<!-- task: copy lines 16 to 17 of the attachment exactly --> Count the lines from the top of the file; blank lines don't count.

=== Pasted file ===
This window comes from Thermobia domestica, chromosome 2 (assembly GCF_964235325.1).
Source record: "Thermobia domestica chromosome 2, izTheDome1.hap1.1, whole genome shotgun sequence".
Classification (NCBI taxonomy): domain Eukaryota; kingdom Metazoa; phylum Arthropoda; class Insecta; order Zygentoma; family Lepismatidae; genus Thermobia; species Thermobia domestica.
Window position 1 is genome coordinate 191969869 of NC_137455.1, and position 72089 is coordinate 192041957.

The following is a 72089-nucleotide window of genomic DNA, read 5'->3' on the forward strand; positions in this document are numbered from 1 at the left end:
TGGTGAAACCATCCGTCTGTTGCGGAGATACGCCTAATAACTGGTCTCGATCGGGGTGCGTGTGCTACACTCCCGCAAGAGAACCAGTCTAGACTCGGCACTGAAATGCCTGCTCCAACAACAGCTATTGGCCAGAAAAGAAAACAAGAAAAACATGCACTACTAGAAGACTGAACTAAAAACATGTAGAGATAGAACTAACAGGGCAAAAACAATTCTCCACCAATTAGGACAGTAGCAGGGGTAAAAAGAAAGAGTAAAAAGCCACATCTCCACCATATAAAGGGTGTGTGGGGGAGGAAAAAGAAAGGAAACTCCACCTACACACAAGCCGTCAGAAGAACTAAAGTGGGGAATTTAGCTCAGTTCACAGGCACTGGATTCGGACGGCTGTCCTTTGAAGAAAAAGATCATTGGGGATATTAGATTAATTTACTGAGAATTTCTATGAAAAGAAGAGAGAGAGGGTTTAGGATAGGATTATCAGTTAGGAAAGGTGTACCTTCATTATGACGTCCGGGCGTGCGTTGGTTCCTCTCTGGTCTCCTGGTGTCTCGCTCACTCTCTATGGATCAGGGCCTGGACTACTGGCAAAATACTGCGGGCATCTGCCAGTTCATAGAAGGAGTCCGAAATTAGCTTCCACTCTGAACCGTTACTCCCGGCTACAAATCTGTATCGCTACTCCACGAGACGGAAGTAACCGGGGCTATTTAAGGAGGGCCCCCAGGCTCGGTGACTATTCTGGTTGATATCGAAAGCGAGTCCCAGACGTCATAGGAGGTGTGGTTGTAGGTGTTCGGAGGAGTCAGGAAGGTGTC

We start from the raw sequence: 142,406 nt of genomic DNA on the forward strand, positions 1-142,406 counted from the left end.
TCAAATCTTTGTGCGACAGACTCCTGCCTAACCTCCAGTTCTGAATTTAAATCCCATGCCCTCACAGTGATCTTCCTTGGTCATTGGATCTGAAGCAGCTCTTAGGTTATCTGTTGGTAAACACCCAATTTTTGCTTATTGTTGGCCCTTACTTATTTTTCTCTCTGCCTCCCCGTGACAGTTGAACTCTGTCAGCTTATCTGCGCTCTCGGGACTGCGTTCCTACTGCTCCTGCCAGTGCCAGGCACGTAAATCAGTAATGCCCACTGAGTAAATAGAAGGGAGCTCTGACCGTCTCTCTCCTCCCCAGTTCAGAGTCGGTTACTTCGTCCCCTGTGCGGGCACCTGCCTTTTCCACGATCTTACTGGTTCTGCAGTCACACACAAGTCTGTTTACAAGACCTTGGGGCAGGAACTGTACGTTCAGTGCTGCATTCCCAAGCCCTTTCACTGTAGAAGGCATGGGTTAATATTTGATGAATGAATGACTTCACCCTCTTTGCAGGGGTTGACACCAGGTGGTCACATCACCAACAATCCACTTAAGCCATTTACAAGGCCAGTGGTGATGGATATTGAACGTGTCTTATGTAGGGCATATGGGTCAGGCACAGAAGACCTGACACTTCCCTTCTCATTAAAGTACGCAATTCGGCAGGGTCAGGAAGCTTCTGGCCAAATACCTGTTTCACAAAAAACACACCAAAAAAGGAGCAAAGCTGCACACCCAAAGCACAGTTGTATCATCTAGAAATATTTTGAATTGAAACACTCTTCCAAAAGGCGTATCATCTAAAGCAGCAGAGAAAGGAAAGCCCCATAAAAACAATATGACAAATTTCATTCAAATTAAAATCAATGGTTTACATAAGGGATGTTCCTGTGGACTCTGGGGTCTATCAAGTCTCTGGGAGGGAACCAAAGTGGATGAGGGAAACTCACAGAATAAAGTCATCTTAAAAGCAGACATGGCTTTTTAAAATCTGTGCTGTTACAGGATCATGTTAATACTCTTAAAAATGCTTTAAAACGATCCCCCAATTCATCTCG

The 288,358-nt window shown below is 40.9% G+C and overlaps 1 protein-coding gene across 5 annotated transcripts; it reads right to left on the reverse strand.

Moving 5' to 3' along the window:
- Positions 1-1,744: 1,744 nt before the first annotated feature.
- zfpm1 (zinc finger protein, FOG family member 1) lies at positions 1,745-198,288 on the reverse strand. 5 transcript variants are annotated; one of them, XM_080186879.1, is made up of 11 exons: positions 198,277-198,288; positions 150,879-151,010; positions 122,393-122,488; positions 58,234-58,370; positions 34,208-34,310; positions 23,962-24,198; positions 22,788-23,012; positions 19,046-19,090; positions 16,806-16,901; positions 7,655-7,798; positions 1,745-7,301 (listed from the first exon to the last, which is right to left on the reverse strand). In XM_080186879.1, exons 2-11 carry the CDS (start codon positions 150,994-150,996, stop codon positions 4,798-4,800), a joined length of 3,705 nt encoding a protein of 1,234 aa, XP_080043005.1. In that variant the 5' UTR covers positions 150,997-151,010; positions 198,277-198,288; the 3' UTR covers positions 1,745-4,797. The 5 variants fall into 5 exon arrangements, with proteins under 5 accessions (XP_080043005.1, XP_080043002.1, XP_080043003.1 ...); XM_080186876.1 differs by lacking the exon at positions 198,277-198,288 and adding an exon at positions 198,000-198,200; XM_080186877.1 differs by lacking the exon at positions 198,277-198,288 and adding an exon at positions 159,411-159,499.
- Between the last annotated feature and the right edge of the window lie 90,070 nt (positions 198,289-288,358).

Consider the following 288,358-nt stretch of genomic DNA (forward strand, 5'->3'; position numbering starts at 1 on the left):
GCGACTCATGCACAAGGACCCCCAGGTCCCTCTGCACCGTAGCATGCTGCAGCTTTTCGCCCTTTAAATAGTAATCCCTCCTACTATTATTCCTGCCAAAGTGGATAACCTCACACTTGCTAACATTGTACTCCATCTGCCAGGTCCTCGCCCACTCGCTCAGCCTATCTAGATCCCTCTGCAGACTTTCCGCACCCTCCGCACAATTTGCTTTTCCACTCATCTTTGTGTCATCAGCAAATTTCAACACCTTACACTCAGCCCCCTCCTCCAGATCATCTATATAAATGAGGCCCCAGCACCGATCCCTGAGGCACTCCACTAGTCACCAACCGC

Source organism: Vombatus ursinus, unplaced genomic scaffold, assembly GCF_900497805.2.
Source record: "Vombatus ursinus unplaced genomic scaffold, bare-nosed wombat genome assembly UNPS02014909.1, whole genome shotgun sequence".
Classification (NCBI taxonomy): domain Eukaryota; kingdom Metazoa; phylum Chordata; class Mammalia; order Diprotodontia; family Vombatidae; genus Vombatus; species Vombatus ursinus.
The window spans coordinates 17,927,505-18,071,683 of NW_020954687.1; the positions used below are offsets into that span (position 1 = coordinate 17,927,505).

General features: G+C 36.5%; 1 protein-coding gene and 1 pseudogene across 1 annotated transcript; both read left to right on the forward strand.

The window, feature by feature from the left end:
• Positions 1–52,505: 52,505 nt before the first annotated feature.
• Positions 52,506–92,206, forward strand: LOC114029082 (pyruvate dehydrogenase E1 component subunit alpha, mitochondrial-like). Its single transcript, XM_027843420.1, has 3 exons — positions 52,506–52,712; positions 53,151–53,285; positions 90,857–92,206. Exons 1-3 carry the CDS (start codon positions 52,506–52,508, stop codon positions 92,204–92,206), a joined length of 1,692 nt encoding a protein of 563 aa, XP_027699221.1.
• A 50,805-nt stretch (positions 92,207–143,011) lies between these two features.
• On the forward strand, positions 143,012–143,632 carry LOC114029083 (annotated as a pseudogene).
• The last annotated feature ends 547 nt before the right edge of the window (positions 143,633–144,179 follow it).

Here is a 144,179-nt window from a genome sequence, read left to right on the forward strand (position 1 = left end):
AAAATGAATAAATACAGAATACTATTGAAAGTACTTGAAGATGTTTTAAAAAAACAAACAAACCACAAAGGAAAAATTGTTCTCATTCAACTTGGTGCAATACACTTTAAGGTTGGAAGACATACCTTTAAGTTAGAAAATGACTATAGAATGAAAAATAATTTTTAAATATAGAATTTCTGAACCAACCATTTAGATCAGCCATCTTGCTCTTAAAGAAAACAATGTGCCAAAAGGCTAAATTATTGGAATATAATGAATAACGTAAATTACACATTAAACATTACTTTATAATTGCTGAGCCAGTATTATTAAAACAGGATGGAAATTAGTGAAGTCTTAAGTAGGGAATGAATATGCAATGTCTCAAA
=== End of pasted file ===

Source organism: Vombatus ursinus, unplaced genomic scaffold, assembly GCF_900497805.2.
Source record: "Vombatus ursinus unplaced genomic scaffold, bare-nosed wombat genome assembly UNPS02014909.1, whole genome shotgun sequence".